Though the sigma receptors are unusually promiscuous, binding to a wide variety of chemical classes. So sigma receptor activity may just be a shared off-target.


[deleted] t1_iv6iop4 wrote

The vast majority of mental health science has been guesswork and trial and error (at great cost to many who ended up more lab rats than patients).

It’s only the past few years that hard science has really entered the mix and we’re starting to understand how and why things work


charliedontplaydat t1_iv6iqlk wrote

SSRI’s are so hit and miss because of the event observes for this study. If one doesn’t produce or release seratonin, there isn’t a point in making the nonexistent molecules float around longer before being reuptaken.


westderecho t1_iv75d8g wrote

Serotonin releasing agents(or rather tri-amine releasing agents) were some of the first antidepressants ever made, and were extremely successful. Consequently they had some severe side effects, and also sometimes worked "too well"(causing euphoria) so they had a short lived existence.

Example being a-met


jgj570s t1_iv6kpl6 wrote

There was a big meta-analysis a few months ago showing that there probably wasn’t a strong connection between decreased serotonin and depression. This study however is very small and questionable. I would bet my house that it was funded by companies that make SSRIs.


Exact-Swan-3136 t1_iv6joaz wrote

I am trying to understand the mechanism of this experiment. They dosed rats with a dopaminergic substance (amphetamines), and then cut off half of them (to cause depression), and then they measured the differences in serotonin in each group? This would suggest serotonin deficiency is symptomatic. Was there a control group measured without any amping at all? Which brings me to my next question, could dopamine then reverse the depression? Instead of serotonin?


LysergioXandex t1_iv7q46r wrote

I’ve only read the abstract.

First, this experiment was done in human patients (17 depressed, 20 healthy controls).
They give the amphetamine not to induce “depression” but to simulate dopaminergic stimulation, which activates serotonin-releasing neurons downstream.

They also administer a radioactive ligand for the serotonin 5-HT2a receptor, which is one of the “targets” of released serotonin. By measuring how much radioactivity is displaced after the amphetamine-induced serotonin flood, they can measure approximately how much serotonin must have been released.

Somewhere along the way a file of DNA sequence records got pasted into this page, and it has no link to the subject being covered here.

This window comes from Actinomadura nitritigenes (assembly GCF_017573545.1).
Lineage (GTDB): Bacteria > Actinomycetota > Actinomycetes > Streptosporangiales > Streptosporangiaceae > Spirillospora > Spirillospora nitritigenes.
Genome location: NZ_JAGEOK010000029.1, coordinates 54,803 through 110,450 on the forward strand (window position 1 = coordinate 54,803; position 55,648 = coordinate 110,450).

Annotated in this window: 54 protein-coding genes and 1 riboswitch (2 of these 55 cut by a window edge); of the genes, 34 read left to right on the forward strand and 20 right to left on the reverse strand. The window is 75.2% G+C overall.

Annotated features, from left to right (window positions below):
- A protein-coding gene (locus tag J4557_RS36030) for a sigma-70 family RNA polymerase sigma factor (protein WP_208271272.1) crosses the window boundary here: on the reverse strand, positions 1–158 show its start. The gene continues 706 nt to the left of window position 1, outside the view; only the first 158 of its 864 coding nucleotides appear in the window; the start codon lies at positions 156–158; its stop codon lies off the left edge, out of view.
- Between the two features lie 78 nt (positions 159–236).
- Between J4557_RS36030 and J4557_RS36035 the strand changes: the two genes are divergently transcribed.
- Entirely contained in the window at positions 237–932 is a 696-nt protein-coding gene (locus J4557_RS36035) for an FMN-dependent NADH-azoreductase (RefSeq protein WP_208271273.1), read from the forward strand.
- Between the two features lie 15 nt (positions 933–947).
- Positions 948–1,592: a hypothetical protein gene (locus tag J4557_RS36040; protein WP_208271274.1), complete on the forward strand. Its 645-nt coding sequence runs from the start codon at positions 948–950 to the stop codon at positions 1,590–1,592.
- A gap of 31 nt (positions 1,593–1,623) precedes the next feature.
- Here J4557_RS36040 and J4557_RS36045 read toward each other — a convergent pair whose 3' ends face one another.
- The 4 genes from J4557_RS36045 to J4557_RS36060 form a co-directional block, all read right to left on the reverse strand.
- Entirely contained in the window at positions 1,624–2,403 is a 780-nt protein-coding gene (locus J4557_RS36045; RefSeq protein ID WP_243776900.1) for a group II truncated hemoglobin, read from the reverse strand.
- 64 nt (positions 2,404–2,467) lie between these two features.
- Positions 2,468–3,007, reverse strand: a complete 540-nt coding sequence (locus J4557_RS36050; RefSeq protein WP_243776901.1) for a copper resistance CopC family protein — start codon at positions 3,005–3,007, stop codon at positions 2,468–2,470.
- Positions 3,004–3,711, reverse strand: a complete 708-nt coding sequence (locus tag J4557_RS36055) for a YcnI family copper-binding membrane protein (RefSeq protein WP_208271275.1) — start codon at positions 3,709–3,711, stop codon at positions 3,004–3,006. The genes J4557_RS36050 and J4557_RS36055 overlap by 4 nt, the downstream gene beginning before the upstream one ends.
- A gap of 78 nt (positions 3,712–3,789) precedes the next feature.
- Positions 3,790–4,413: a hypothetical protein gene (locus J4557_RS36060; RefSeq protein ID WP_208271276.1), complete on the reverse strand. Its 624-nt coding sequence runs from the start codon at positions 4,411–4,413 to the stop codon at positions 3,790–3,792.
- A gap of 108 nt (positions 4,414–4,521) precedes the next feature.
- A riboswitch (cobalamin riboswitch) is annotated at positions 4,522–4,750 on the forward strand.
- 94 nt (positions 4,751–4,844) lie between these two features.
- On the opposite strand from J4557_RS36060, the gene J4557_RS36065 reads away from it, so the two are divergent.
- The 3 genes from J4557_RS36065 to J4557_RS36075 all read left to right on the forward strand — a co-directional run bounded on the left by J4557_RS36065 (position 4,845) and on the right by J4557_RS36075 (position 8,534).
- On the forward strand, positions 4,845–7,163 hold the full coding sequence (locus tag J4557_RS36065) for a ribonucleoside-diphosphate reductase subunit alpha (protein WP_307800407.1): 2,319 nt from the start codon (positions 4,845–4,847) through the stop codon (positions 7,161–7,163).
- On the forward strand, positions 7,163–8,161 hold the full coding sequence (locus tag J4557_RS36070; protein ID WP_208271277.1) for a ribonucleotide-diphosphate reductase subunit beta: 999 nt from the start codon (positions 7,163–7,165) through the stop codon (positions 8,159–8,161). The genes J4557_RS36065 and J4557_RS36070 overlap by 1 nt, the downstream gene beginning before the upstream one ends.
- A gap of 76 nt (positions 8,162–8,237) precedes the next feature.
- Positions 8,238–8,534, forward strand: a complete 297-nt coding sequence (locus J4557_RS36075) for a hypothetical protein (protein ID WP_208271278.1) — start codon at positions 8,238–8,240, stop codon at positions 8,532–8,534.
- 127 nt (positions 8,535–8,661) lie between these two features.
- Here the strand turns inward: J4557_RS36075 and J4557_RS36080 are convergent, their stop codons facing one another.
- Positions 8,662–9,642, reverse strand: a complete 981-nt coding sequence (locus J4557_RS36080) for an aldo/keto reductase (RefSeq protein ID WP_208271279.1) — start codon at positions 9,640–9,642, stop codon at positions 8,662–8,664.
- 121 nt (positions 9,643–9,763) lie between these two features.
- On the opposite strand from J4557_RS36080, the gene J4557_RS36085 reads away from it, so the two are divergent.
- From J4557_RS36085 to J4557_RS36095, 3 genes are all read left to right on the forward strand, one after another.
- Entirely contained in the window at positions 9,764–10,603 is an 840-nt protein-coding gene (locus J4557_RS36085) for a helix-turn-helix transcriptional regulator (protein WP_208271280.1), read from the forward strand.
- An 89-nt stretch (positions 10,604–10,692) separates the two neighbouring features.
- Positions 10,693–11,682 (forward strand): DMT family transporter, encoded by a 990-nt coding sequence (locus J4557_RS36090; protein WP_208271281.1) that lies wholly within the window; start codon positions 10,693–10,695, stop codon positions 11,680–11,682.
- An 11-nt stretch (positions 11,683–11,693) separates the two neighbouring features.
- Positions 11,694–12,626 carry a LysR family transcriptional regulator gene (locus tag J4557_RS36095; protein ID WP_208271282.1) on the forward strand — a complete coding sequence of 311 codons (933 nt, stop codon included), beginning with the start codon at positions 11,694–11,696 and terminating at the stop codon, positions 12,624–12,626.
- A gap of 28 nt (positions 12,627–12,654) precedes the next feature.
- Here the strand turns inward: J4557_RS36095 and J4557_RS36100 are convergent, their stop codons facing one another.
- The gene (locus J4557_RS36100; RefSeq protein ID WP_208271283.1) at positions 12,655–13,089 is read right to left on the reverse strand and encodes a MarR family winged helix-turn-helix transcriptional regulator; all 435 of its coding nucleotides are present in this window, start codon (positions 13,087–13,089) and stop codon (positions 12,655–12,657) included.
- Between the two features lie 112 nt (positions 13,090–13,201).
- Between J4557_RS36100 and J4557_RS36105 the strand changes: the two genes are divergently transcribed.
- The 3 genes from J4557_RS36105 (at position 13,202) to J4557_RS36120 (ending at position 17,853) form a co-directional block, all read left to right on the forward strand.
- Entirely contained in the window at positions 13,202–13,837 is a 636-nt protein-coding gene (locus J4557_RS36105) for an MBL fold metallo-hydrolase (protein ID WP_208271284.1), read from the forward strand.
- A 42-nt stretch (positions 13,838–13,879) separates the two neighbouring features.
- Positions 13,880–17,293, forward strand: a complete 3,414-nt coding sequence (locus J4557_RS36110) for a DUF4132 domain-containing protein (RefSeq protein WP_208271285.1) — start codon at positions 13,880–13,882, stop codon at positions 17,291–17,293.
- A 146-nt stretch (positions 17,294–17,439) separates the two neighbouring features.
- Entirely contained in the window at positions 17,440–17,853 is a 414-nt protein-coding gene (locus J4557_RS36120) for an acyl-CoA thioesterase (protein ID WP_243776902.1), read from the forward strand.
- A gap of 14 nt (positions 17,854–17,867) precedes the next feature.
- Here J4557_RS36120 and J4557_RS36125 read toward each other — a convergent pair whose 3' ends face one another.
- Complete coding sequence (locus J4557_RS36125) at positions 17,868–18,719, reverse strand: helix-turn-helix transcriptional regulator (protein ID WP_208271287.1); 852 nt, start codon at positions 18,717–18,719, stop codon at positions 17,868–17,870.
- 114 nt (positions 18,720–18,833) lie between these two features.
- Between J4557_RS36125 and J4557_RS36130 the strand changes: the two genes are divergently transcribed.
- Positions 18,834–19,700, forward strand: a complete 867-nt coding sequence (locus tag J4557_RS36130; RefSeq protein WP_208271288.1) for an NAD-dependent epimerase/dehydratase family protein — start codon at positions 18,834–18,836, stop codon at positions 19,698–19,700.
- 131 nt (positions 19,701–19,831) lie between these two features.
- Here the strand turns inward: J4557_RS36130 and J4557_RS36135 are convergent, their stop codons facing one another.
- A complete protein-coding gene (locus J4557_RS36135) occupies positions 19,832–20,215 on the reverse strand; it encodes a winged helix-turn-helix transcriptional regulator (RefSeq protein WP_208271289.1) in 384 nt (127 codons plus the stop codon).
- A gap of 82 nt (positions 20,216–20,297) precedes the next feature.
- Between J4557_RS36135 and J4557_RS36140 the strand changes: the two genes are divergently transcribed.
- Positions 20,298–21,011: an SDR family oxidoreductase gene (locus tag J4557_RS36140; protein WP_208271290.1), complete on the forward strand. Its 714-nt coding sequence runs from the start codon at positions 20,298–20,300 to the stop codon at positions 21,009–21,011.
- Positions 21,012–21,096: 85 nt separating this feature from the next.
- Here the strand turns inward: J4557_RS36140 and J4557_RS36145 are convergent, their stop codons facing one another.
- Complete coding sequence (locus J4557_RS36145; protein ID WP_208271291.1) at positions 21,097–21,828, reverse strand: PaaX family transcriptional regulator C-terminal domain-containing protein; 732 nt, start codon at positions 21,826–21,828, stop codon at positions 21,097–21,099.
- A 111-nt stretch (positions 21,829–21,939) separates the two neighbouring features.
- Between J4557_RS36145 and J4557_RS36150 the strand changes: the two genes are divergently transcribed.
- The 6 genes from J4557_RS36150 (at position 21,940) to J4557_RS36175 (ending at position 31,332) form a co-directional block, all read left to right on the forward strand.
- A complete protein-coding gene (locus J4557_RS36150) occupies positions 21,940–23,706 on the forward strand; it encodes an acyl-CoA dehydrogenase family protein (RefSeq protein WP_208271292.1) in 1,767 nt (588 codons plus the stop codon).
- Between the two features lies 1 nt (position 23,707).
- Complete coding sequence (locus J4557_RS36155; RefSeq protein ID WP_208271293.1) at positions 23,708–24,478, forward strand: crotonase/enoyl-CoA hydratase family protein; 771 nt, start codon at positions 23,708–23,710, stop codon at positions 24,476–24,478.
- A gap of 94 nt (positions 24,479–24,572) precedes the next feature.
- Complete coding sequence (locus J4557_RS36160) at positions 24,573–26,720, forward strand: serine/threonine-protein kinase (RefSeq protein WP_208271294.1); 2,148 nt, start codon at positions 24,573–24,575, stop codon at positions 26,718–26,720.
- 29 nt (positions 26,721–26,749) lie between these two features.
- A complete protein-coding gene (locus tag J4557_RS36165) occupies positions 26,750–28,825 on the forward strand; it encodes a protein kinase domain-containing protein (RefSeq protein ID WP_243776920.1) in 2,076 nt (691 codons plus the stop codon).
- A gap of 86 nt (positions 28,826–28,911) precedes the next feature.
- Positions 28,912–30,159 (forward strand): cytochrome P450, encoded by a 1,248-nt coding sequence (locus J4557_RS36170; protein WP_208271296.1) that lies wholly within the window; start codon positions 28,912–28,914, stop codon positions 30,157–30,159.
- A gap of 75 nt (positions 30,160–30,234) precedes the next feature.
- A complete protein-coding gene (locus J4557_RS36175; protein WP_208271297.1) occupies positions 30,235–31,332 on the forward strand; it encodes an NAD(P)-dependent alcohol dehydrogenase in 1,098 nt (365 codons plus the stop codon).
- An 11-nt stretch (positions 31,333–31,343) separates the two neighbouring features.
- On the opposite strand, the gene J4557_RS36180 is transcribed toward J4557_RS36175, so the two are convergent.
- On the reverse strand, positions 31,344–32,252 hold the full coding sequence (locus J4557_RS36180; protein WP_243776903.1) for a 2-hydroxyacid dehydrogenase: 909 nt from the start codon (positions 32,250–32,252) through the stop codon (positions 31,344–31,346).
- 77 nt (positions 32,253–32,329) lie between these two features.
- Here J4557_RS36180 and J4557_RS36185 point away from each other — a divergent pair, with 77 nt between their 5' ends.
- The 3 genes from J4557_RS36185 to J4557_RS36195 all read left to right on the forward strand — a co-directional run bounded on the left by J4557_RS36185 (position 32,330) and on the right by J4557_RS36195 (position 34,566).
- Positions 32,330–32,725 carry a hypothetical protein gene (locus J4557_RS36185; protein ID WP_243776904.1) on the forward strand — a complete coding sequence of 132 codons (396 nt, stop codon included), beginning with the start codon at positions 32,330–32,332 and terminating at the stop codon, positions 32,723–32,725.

I’m not in this field, but some questions this study raises for me include:

  • does depression alter the activity of amphetamine.
  • are 5HT2a receptors and Dopamine Transporters (amphetamine target) differently expressed in depression.
  • are the inhibitory autoreceptors for serotonin (eg 5HT1 a/b/d) expressed in different proportion to 5HT2a receptors in depression?

a_stoic_sage t1_iv6geui wrote

At the same time, haven't there been recent studies suggesting SSRI's may not work as intended and might be placebo effect?


WilyStylyMethody t1_iv6h1xu wrote

I believe the most recent one I read posited that while it was unclear whether or not Serotonin re-uptake had a meaningful effect on depression, that there was still a change in neuroplasticity that made it easier for the brain to rewire(or repair?) certain neural pathways, which in turn made it easier for the patients to eliminate certain negative patterns associated with their depression.


a_stoic_sage t1_iv6hp67 wrote

Can't placebo effect rewire or repair certain neural pathways? If you think you are feeling better, you are rewiring your brain?


westderecho t1_iv76y9b wrote

SSRIs exert a neurogenic effect on the hippocampus and increase the amount of neurotrophic factors there, and also alter the count/ratio of certain serotonin receptors.

To my knowledge this behavior isn't readily found in placebo trials when comparing against SSRIs, and a placebo would not be able to target a certain region.


WilyStylyMethody t1_iv6js8e wrote

That I'm not sure of. Hopefully someone more knowledgeable can chip in here.


KaanyeSouth t1_iv6ntqh wrote

I think the study found that depression is not caused by low serotonin levels. So if ssri's do work, they dont know why. So yes it might be placebo, nobody knows atm.


Possumsurprise t1_iv769hf wrote

I was under the impression that milder cases of depression may not be that responsive to SSRIs but with more severity a benefit becomes apparent.


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LysergioXandex t1_iv7tl17 wrote

0.5 mg/kg seems like a big dose of amphetamine! A 150 lb person would receive >30 mg of dexamphetamine, which is a ton for a person who doesn’t take stimulants regularly (hopefully, for experimental control, none of the subjects are stimulant users).


Dsjewell t1_iv76mha wrote

I’m looking for a real world explanation of this? Was it to say that ssri’s aren’t always helpful but methamphetamines are?